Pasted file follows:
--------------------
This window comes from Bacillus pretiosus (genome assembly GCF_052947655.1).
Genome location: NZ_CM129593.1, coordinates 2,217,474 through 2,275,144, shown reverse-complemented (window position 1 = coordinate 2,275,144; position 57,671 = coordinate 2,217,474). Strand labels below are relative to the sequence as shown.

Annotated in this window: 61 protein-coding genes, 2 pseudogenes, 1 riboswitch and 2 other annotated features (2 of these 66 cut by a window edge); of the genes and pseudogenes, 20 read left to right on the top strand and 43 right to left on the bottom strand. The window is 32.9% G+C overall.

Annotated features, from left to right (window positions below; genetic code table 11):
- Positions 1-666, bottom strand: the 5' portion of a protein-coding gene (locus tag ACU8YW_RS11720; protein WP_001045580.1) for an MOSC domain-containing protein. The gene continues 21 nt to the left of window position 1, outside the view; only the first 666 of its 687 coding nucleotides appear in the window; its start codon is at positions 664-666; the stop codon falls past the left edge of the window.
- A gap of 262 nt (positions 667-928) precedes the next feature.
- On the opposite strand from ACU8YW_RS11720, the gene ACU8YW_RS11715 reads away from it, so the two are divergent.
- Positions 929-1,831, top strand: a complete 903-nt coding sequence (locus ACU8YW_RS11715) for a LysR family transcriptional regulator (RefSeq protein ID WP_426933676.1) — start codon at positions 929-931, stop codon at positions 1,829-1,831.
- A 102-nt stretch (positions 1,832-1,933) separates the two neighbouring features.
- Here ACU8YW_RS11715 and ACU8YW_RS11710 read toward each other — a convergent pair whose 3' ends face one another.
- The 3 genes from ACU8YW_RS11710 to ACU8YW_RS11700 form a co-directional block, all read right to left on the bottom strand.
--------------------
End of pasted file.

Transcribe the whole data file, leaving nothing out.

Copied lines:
This window comes from Bacillus pretiosus (genome assembly GCF_052947655.1).
Genome location: NZ_CM129593.1, coordinates 2,217,474 through 2,275,144, shown reverse-complemented (window position 1 = coordinate 2,275,144; position 57,671 = coordinate 2,217,474). Strand labels below are relative to the sequence as shown.

Annotated in this window: 61 protein-coding genes, 2 pseudogenes, 1 riboswitch and 2 other annotated features (2 of these 66 cut by a window edge); of the genes and pseudogenes, 20 read left to right on the top strand and 43 right to left on the bottom strand. The window is 32.9% G+C overall.

Annotated features, from left to right (window positions below; genetic code table 11):
- Positions 1-666, bottom strand: the 5' portion of a protein-coding gene (locus tag ACU8YW_RS11720; protein WP_001045580.1) for an MOSC domain-containing protein. The gene continues 21 nt to the left of window position 1, outside the view; only the first 666 of its 687 coding nucleotides appear in the window; its start codon is at positions 664-666; the stop codon falls past the left edge of the window.
- A gap of 262 nt (positions 667-928) precedes the next feature.
- On the opposite strand from ACU8YW_RS11720, the gene ACU8YW_RS11715 reads away from it, so the two are divergent.
- Positions 929-1,831, top strand: a complete 903-nt coding sequence (locus ACU8YW_RS11715) for a LysR family transcriptional regulator (RefSeq protein ID WP_426933676.1) — start codon at positions 929-931, stop codon at positions 1,829-1,831.
- A 102-nt stretch (positions 1,832-1,933) separates the two neighbouring features.
- Here ACU8YW_RS11715 and ACU8YW_RS11710 read toward each other — a convergent pair whose 3' ends face one another.
- The 3 genes from ACU8YW_RS11710 to ACU8YW_RS11700 form a co-directional block, all read right to left on the bottom strand.